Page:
DeFi, NFTs, and Metaverse’s first Cosmos EVM chain, the Cronos chain has been buzzing the Cryptoverse since its promising launch. The cross-ecosystem interoperating blockchain network, Cronos, is affordable, with enhanced throughput and speedy finality.

Geared towards scaling the DeFi and Web3 communities, Cronos chain offers swift porting of apps and cryptocurrencies across chains. Cronos chain is a Cosmos SDK-built chain that operates swiftly with IBC across various Cosmos ecosystem chains.

dApp building on the Cronos mainnet Beta cronosmainnet_25-1 requires developing a fully-functional node for running events and executing queries. Running Cronos Mainnet Beta nodes has the following machine system prerequisites: 4-core, x86_64 architecture processor with 16 GB RAM and a storage space of 1 TB.

Preparing an AWS EC2 Machine with Flexible Storage

After signing-in to the AWS Console, select Amazon Linux 2 Kernel 5 64-bit (x86) as the machine to be used. A t2 or t3 machine having 4 cores or a x86_64 architecture processor with 16 GB of RAM would suffice. Ensure having enough provisions made to oversee the /dev/sdb (root and EBS) volume as later on increasing the elastic storage could be required.

Then decide on a Name Tag to easily identify the said instance in the AWS Management Console (MC). Lastly, prepare a Security Group (SG) with default settings selected.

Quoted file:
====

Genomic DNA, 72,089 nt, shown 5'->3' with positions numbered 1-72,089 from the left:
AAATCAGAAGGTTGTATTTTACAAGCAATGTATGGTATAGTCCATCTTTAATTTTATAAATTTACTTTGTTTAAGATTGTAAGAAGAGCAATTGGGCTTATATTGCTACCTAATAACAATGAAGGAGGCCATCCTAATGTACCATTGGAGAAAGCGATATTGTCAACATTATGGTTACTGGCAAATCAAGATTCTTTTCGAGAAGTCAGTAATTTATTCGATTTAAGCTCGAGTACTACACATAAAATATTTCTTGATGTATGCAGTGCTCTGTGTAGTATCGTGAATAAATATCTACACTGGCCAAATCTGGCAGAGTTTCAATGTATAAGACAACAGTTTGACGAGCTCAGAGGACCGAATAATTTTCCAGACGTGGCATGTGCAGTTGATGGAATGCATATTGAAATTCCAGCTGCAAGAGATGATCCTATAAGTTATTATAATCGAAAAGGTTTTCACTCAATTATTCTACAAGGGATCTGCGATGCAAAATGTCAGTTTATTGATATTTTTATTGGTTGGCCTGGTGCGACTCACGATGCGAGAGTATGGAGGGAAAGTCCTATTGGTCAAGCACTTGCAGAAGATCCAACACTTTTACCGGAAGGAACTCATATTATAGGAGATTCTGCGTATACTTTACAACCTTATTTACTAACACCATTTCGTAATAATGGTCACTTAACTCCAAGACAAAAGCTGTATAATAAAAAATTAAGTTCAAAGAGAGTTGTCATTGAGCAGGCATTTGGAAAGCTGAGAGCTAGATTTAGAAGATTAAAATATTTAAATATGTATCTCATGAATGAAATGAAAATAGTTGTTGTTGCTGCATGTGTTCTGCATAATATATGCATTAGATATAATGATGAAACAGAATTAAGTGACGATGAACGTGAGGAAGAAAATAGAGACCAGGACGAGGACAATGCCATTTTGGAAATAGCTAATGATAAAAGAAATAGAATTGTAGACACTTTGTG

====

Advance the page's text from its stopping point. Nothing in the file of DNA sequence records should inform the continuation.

A private key pair (.pem file) must then be created, downloaded and saved in your computer device (in an easily accessible directory—for instance ~/cronosdir).

Link with EC2 VM a Dedicated IP Address

Access the ‘Allocate Elastic IP address’ button on the right top corner of the EC2 MC. Then click on the ‘Actions’ button on its left for associating it with the EC2 VM. 

Port 8545 for RPC-JSON Queries

Sending RPC-JSON queries requires opening port 8545 in the EC2 MC. You can do it via accessing the Instances button, and then the security group associated with your VM. Select ‘Edit Inbound Rules’ option given under the Security Groups menu, via selecting the SG linked with your VM. To connect to the AWS EC2 instance, use these commands in a Terminal window.

AWS EC2 Instance Connection

Initiate the following commands in a ~/cronosdir directory Terminal window:

Fix the permissions of the key pair file

chmod 400 cronos-01.pem

Connect to the EC2 virtual machine

ssh -i "cronos-01.pem" ec2-user@elastic_ip_associated_with_vm

Once connected, update libraries and install missing ones

sudo yum update

sudo yum install jq

Extra Storage Mounting for the Blockchain Data